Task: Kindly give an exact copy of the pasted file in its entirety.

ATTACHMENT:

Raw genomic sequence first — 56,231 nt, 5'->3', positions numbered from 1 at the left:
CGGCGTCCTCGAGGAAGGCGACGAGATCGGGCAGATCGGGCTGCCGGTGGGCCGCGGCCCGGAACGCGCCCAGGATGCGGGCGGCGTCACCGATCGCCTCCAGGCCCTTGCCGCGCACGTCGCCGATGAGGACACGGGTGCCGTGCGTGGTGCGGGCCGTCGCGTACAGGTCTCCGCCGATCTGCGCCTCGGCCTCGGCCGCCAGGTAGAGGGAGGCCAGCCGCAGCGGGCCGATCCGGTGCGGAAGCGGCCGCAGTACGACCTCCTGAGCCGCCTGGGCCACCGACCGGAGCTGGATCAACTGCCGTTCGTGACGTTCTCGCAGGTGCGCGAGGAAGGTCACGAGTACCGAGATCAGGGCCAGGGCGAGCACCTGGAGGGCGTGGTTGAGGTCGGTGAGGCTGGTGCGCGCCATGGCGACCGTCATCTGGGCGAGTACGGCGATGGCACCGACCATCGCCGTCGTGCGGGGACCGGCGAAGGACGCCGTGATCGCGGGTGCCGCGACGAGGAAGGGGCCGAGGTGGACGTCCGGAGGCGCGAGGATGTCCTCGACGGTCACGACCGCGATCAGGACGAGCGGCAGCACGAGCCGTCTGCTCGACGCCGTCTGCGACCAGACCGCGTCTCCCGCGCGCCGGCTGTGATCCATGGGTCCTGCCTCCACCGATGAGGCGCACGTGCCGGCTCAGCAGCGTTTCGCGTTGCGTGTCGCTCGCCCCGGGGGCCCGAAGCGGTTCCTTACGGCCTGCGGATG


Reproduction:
Raw genomic sequence first — 56,231 nt, 5'->3', positions numbered from 1 at the left:
CGGCGTCCTCGAGGAAGGCGACGAGATCGGGCAGATCGGGCTGCCGGTGGGCCGCGGCCCGGAACGCGCCCAGGATGCGGGCGGCGTCACCGATCGCCTCCAGGCCCTTGCCGCGCACGTCGCCGATGAGGACACGGGTGCCGTGCGTGGTGCGGGCCGTCGCGTACAGGTCTCCGCCGATCTGCGCCTCGGCCTCGGCCGCCAGGTAGAGGGAGGCCAGCCGCAGCGGGCCGATCCGGTGCGGAAGCGGCCGCAGTACGACCTCCTGAGCCGCCTGGGCCACCGACCGGAGCTGGATCAACTGCCGTTCGTGACGTTCTCGCAGGTGCGCGAGGAAGGTCACGAGTACCGAGATCAGGGCCAGGGCGAGCACCTGGAGGGCGTGGTTGAGGTCGGTGAGGCTGGTGCGCGCCATGGCGACCGTCATCTGGGCGAGTACGGCGATGGCACCGACCATCGCCGTCGTGCGGGGACCGGCGAAGGACGCCGTGATCGCGGGTGCCGCGACGAGGAAGGGGCCGAGGTGGACGTCCGGAGGCGCGAGGATGTCCTCGACGGTCACGACCGCGATCAGGACGAGCGGCAGCACGAGCCGTCTGCTCGACGCCGTCTGCGACCAGACCGCGTCTCCCGCGCGCCGGCTGTGATCCATGGGTCCTGCCTCCACCGATGAGGCGCACGTGCCGGCTCAGCAGCGTTTCGCGTTGCGTGTCGCTCGCCCCGGGGGCCCGAAGCGGTTCCTTACGGCCTGCGGATG